Best daily deals
Best daily deals

Links on Android Authority may earn us a commission. Learn more.

Hackers can exploit NFC, Chrome browser to take over your Android phone

July 28, 2012

Despite Google’s valiant attempt to make Android a safer playground for its users by introducing the anti-malware Bouncer service last February, which helps scan apps on Google Play Store for malware and keep them out, experts are still finding security loopholes that can wreak havoc on your Android device.

The first threat we’re going to talk about today comes from the Near Field Communication (NFC) feature on certain Android devices, which is becoming more ubiquitous these days. Though the technology was already used in older phones like the Google Nexus S, released back in 2010, newer devices like Samsung’s Galaxy S3 seem to be finding more uses for it, as NFC is being promoted beyond wireless payment – such as for transferring pictures and other files.

Charlie Miller, a consultant from security firm Accuvant, has recently demonstrated how easy it is to push through malicious code to an Android device. He did it with the help of a device as small as a postage stamp, also known as an NFC tag, by placing it within close proximity to where people would be using their NFC-equipped device the most. This enables the code to be beamed over to the handset, thus allowing hackers to gain full control of the device.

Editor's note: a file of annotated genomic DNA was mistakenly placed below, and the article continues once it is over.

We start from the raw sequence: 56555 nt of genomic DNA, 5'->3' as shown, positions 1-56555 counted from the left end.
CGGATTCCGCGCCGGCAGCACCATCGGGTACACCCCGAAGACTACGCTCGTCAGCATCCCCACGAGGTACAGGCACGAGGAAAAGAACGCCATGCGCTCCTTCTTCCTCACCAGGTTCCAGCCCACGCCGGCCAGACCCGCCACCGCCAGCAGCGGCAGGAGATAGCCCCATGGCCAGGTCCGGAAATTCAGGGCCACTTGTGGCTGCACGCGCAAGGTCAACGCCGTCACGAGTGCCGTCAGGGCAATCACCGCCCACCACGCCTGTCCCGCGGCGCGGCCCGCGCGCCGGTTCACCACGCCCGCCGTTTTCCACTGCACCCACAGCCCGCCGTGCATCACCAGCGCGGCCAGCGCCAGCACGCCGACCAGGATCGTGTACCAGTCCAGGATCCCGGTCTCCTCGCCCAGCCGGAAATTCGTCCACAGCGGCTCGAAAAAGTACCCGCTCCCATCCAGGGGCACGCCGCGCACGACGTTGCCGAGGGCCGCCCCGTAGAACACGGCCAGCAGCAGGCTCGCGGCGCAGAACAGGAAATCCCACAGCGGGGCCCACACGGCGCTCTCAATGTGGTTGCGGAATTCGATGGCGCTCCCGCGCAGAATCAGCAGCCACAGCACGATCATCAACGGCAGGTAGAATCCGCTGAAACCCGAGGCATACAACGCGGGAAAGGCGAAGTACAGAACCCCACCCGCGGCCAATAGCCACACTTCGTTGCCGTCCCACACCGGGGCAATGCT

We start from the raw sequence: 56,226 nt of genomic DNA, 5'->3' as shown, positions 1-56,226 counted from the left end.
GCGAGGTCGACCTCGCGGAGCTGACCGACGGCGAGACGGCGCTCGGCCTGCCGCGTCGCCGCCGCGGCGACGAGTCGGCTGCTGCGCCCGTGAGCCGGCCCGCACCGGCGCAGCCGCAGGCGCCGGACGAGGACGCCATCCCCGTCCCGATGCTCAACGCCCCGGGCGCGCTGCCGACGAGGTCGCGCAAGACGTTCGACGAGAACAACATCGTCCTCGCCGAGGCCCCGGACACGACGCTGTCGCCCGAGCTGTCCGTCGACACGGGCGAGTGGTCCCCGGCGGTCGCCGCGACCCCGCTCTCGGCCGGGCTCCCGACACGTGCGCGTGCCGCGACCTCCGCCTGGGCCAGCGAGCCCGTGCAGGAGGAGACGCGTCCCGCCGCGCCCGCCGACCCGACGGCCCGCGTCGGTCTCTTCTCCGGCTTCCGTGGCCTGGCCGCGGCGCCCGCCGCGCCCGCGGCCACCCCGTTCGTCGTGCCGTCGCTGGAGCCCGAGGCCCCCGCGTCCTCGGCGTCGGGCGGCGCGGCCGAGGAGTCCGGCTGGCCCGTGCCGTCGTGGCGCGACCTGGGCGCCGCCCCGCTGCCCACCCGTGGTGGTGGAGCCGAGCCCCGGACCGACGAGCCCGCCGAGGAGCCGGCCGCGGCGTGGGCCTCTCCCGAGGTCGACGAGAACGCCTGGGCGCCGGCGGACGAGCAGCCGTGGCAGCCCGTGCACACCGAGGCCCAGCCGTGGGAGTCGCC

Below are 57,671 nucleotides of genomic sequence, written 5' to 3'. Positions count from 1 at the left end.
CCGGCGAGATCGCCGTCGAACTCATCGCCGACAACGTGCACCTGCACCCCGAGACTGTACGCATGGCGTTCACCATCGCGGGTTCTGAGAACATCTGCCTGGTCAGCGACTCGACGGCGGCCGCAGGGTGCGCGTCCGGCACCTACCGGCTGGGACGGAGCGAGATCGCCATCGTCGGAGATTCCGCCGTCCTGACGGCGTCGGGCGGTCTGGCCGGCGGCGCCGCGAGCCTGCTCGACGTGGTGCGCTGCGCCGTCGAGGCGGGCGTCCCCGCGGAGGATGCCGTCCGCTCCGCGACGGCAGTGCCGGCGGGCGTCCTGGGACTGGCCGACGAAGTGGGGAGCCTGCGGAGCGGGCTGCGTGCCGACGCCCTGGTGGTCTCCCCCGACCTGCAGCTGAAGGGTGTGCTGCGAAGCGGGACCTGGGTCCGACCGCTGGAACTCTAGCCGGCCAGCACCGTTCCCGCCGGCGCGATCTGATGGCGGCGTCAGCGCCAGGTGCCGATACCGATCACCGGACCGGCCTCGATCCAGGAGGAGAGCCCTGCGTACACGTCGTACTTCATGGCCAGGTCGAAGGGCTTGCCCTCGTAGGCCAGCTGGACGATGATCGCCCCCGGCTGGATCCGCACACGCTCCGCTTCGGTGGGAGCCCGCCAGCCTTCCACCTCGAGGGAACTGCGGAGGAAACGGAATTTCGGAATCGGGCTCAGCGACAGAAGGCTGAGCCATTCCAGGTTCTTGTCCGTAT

So what you can do to avoid the worst from happening? When it comes to NFC, enabling the feature in combination with Android Beam on your device does leave you with no choice but to accept any incoming transfer – malicious or not. There is currently no mechanism in place where you can select to approve or reject the transfer from other NFC devices. This is obviously something that Google and manufacturers need to address.

The second threat is a security flaw that was found in Google’s Chrome browser for Android. Demonstrating it back in February, Miller, alongside Crowdstrike’s Georg Wicherski, used a piece of software to infect the device through the loophole. The flaw has since been fixed by Google, and those who have updated the browser to its latest version should be relatively safe from such attacks.